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Open Access Methodology article

Assignment of chromosomal locations for unassigned SNPs/scaffolds based on pair-wise linkage disequilibrium estimates

Mehar S Khatkar1*, Matthew Hobbs1, Markus Neuditschko2, Johann Sölkner2, Frank W Nicholas1 and Herman W Raadsma1

Author Affiliations

1 Reprogen - Animal Bioscience, Faculty of Veterinary Science, University of Sydney, Camden NSW 2570, Australia

2 University of Natural Resources and Applied Life Sciences, Vienna, A-1180, Austria

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BMC Bioinformatics 2010, 11:171  doi:10.1186/1471-2105-11-171

Published: 7 April 2010

Abstract

Background

Recent developments of high-density SNP chips across a number of species require accurate genetic maps. Despite rapid advances in genome sequence assembly and availability of a number of tools for creating genetic maps, the exact genome location for a number of SNPs from these SNP chips still remains unknown. We have developed a locus ordering procedure based on linkage disequilibrium (LODE) which provides estimation of the chromosomal positions of unaligned SNPs and scaffolds. It also provides an alternative means for verification of genetic maps. We exemplified LODE in cattle.

Results

The utility of the LODE procedure was demonstrated using data from 1,943 bulls genotyped for 73,569 SNPs across three different SNP chips. First, the utility of the procedure was tested by analysing the masked positions of 1,500 randomly-chosen SNPs with known locations (50 from each chromosome), representing three classes of minor allele frequencies (MAF), namely >0.05, 0.01<MAF ≤ 0.05 and 0.001<MAF ≤ 0.01. The efficiency (percentage of masked SNPs that could be assigned a location) was 96.7%, 30.6% and 2.0%; with an accuracy (the percentage of SNPs assigned correctly) of 99.9%, 98.9% and 33.3% in the three classes of MAF, respectively. The average precision for placement of the SNPs was 914, 3,137 and 6,853 kb, respectively. Secondly, 4,688 of 5,314 SNPs unpositioned in the Btau4.0 assembly were positioned using the LODE procedure. Based on these results, the positions of 485 unordered scaffolds were determined. The procedure was also used to validate the genome positions of 53,068 SNPs placed on Btau4.0 bovine assembly, resulting in identification of problem areas in the assembly. Finally, the accuracy of the LODE procedure was independently validated by comparative mapping on the hg18 human assembly.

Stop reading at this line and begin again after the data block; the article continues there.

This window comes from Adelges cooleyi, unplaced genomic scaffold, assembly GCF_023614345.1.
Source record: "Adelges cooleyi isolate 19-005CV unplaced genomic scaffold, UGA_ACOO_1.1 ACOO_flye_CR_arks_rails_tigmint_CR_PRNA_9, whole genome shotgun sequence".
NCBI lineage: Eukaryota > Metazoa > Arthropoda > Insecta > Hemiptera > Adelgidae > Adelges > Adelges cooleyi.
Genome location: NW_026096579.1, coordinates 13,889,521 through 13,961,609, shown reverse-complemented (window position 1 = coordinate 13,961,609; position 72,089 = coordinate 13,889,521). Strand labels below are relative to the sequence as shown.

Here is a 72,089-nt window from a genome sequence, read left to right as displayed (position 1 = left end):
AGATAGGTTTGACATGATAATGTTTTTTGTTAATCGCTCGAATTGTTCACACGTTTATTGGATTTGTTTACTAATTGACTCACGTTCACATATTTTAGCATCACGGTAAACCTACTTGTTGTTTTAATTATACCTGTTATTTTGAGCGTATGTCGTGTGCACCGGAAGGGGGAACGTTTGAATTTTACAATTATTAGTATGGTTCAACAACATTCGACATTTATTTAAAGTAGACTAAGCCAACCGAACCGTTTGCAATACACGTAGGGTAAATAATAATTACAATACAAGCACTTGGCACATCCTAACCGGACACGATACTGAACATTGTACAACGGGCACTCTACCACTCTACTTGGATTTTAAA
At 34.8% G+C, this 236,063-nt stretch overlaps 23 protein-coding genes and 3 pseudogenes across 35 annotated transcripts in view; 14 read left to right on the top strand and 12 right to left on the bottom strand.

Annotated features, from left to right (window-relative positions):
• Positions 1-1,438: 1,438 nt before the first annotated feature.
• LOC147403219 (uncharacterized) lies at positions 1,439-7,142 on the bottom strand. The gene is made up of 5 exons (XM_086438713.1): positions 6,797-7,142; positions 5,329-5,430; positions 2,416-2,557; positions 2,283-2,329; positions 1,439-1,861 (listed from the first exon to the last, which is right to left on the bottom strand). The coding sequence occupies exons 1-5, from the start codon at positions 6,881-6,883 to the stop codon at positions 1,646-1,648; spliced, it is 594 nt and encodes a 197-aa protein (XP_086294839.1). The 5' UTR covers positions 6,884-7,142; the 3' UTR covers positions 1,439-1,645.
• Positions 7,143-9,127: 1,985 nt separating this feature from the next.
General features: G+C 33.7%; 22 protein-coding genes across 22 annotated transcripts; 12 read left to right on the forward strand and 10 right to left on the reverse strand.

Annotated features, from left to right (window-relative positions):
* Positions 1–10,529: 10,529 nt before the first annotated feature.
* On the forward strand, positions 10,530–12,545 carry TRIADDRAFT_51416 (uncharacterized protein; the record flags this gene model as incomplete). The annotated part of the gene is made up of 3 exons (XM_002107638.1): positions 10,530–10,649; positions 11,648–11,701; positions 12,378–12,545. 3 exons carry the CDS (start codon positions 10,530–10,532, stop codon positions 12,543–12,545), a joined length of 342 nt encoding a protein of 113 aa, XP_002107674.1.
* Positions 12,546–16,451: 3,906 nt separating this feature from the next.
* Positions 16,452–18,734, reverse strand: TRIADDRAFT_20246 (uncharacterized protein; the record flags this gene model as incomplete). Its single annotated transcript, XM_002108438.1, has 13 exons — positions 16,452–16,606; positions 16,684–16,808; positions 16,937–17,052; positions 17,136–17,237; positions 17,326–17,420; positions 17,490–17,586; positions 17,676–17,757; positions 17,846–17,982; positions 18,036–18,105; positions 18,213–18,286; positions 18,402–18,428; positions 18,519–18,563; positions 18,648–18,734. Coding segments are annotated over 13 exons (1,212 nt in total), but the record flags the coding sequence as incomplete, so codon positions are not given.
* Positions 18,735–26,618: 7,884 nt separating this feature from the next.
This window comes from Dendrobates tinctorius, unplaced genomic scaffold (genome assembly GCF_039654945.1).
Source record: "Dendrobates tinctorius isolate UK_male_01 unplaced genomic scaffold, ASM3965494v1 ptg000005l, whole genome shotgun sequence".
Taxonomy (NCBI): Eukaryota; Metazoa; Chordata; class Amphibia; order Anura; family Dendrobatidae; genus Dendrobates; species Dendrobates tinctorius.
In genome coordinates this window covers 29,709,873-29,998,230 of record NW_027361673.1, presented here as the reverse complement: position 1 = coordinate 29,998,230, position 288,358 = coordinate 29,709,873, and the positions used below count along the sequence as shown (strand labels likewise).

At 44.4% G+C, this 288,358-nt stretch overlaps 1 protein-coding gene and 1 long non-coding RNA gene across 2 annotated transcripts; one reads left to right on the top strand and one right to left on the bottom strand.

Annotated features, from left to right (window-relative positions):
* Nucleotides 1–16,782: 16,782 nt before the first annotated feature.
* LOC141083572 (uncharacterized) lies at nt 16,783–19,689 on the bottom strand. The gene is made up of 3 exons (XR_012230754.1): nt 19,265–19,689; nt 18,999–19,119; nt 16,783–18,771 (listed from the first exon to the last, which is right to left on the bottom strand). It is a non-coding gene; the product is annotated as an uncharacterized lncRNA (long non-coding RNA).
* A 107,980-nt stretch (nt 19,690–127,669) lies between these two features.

Conclusion

The LODE procedure described in this study is an efficient and accurate method for positioning SNPs (MAF>0.05), for validating and checking the quality of a genome assembly, and offers a means for positioning of unordered scaffolds containing SNPs. The LODE procedure will be helpful in refining genome sequence assemblies, especially those being created from next-generation sequencing where high-throughput SNP discovery and genotyping platforms are integrated components of genome analysis.